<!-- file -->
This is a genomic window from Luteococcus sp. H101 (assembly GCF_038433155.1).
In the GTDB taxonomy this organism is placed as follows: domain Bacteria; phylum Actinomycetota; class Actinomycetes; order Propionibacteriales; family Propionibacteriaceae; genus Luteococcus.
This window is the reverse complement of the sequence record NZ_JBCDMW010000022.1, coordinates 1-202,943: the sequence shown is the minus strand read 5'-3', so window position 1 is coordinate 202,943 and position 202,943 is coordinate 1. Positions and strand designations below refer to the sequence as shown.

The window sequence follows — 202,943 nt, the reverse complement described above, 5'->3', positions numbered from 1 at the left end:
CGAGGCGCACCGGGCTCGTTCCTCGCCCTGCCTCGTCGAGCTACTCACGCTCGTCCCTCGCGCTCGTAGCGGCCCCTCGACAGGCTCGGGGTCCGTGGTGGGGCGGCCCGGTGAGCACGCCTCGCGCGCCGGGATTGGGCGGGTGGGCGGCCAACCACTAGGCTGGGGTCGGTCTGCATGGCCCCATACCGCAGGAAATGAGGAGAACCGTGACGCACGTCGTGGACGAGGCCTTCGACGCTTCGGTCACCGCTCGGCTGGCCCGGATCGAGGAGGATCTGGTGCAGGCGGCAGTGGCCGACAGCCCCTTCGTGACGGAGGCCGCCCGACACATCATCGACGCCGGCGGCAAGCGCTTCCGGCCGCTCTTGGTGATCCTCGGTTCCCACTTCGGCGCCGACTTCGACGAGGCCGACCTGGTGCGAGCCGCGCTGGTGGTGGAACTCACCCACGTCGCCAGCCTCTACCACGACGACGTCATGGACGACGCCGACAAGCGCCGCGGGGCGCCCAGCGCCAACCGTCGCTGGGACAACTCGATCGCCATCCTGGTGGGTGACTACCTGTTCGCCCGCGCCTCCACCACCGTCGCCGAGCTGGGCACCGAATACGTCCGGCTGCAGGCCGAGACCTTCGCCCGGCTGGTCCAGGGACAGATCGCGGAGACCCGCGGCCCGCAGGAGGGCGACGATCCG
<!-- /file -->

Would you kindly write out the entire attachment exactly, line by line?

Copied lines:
This is a genomic window from Luteococcus sp. H101 (assembly GCF_038433155.1).
In the GTDB taxonomy this organism is placed as follows: domain Bacteria; phylum Actinomycetota; class Actinomycetes; order Propionibacteriales; family Propionibacteriaceae; genus Luteococcus.
This window is the reverse complement of the sequence record NZ_JBCDMW010000022.1, coordinates 1-202,943: the sequence shown is the minus strand read 5'-3', so window position 1 is coordinate 202,943 and position 202,943 is coordinate 1. Positions and strand designations below refer to the sequence as shown.

The window sequence follows — 202,943 nt, the reverse complement described above, 5'->3', positions numbered from 1 at the left end:
CGAGGCGCACCGGGCTCGTTCCTCGCCCTGCCTCGTCGAGCTACTCACGCTCGTCCCTCGCGCTCGTAGCGGCCCCTCGACAGGCTCGGGGTCCGTGGTGGGGCGGCCCGGTGAGCACGCCTCGCGCGCCGGGATTGGGCGGGTGGGCGGCCAACCACTAGGCTGGGGTCGGTCTGCATGGCCCCATACCGCAGGAAATGAGGAGAACCGTGACGCACGTCGTGGACGAGGCCTTCGACGCTTCGGTCACCGCTCGGCTGGCCCGGATCGAGGAGGATCTGGTGCAGGCGGCAGTGGCCGACAGCCCCTTCGTGACGGAGGCCGCCCGACACATCATCGACGCCGGCGGCAAGCGCTTCCGGCCGCTCTTGGTGATCCTCGGTTCCCACTTCGGCGCCGACTTCGACGAGGCCGACCTGGTGCGAGCCGCGCTGGTGGTGGAACTCACCCACGTCGCCAGCCTCTACCACGACGACGTCATGGACGACGCCGACAAGCGCCGCGGGGCGCCCAGCGCCAACCGTCGCTGGGACAACTCGATCGCCATCCTGGTGGGTGACTACCTGTTCGCCCGCGCCTCCACCACCGTCGCCGAGCTGGGCACCGAATACGTCCGGCTGCAGGCCGAGACCTTCGCCCGGCTGGTCCAGGGACAGATCGCGGAGACCCGCGGCCCGCAGGAGGGCGACGATCCG